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Poor working Aussies feel uncomfortable seeking charity help


14 August 2020 at 5:27 pm
Luke Michael
Many low-income Australians say they would be too ashamed, awkward, or embarrassed to go to a charity  


Luke Michael | 14 August 2020 at 5:27 pm


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Poor working Aussies feel uncomfortable seeking charity help
14 August 2020 at 5:27 pm

Many low-income Australians say they would be too ashamed, awkward, or embarrassed to go to a charity  

Charities are being urged to better promote themselves as a service available for everyone in need, after research found many vulnerable people were reluctant to turn to NGOs for support.

A report launched by the South Australian Council of Social Service (SACOSS) on Wednesday said around 250,000 Australian households – whose main source of income is wages and salaries – live below the poverty line and struggle to pay their telecommunications bills. 

Many of these “waged poor” households not only found it hard to pay their bills, but also faced additional expenses when required to use their personal phone and internet services for work.

Despite these issues, a national survey of 500 waged poor households found while 46 per cent of respondents would approach a service provider if they could not pay their bills, only 7.2 per cent would go to a charity or NGO for help.

Previous ABS data has also shown that less than 1 per cent of waged poor households access support from NGO welfare organisations, compared with around 15 per cent of other households below the poverty line. 

The report said this could be partly attributed to a lack of knowledge about where to go and what services were available. 

“[NGOs’] current outreach and referral models are not reaching waged poor households, and better advertising of their services may be constrained by funding arrangements and capacity. But it is not simply about knowledge and advertising,” the report said.

“In both the survey and interviews people said they would be too ashamed, awkward, embarrassed to go to a charity, while others said they would not because of pride or independence.” 

Researchers said to overcome these cultural barriers, the challenge was not just to inform people about the services offered, but also to normalise these services so waged poor people think it is okay to seek help.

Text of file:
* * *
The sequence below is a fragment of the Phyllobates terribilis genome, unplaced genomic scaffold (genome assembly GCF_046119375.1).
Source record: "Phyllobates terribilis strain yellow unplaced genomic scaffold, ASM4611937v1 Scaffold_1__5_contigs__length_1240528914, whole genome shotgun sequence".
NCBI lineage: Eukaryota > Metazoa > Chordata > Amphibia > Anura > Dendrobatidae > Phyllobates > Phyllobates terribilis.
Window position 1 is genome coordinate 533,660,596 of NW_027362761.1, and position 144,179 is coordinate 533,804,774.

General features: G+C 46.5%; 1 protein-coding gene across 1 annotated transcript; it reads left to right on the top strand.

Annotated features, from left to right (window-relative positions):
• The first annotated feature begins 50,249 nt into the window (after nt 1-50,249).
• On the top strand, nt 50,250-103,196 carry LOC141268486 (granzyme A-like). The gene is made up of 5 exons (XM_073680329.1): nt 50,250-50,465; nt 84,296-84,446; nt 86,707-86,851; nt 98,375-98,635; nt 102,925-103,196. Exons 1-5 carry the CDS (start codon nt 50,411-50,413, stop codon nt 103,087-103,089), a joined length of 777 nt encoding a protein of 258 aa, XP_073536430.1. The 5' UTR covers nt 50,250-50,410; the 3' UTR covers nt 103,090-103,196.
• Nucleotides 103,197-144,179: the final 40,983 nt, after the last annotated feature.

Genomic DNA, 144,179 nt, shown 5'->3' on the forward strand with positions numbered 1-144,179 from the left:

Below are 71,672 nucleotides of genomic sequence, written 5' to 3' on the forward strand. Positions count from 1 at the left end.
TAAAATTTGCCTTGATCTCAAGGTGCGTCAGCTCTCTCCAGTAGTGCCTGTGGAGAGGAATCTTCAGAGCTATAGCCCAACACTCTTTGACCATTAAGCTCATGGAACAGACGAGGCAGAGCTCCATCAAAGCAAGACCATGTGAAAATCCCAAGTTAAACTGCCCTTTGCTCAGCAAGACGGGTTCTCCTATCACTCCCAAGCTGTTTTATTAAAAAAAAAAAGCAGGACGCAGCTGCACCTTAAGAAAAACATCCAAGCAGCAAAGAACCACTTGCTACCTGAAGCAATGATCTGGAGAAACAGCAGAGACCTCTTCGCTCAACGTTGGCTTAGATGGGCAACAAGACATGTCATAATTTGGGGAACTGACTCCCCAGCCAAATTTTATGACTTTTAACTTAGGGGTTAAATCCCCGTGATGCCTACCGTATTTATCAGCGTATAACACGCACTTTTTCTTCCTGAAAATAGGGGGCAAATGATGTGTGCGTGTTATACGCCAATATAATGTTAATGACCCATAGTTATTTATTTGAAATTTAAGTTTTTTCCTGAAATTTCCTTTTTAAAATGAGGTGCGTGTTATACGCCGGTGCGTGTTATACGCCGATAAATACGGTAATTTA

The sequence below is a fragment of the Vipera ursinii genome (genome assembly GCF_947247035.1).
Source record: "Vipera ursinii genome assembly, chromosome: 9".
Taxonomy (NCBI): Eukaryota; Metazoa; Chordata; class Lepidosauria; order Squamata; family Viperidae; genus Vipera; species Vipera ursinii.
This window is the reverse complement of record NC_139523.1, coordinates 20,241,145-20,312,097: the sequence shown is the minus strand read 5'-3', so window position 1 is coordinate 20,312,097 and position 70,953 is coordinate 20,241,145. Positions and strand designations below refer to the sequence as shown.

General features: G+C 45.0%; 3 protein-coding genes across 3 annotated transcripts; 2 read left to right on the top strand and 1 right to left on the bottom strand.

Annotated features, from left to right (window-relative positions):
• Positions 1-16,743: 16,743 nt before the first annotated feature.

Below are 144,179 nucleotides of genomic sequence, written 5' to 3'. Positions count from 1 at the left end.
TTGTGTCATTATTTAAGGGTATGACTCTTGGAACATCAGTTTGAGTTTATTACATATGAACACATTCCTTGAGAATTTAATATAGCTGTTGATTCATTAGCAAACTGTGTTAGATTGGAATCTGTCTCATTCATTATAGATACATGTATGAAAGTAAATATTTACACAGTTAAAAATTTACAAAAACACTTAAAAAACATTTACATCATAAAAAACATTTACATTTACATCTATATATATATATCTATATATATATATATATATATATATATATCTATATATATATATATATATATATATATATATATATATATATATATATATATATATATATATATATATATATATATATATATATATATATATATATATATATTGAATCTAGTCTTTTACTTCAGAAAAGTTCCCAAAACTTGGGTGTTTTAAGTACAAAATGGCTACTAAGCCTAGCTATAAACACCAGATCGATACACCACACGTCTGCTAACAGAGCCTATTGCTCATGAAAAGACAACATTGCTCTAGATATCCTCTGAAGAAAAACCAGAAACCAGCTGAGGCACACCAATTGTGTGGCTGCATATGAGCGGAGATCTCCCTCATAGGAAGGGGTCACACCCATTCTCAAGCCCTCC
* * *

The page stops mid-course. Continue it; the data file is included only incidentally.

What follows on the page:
SACOSS CEO Ross Womersley told Pro Bono News one issue is that the sector does not promote itself as a universal help service, but rather uses all the traditional images of charity that may send the wrong signal to people. 

The report noted that charities’ own advertising often uses marketing pitches built around “objects of pity, not ordinary people in tough times”. 

Womersley said many waged poor people felt there were other people who were worse off than them who might need the support more and so were hesitant to reach out. 

“What was reflected in this survey was that there were a number of [vulnerable] people who didn’t think approaching a charity was a legitimate thing to do,” Womersley said.

“We need to find ways of promoting our supports for people in a fashion that underlines the universal nature of our help, so that it’s there for everybody, not just for a particularly impoverished group of people.”

The report recommended that charities and community welfare organisations consider their promotional practices and whether they were targeted at or likely to reach waged poor households.

Womersley said if a business realised as many as 50 per cent of their potential customers did not know about their services, they would be highly concerned and “bending over backwards” to address it. 

He said part of the solution involves making sure charities do not solely assess people’s needs on whether they are on income support, since this means waged poor households miss out.   

“We don’t necessarily acknowledge that [waged poor households] might have the very same needs that anybody who’s on income support might have,” he said. 

“Right now there’s a large number of people who potentially need assistance from [NGOs] who don’t see that the charity sector is there for them. So we’ve got a big job to do.”


Luke Michael  |  Journalist  |  @luke_michael96

Luke Michael is a journalist at Pro Bono News covering the social sector.

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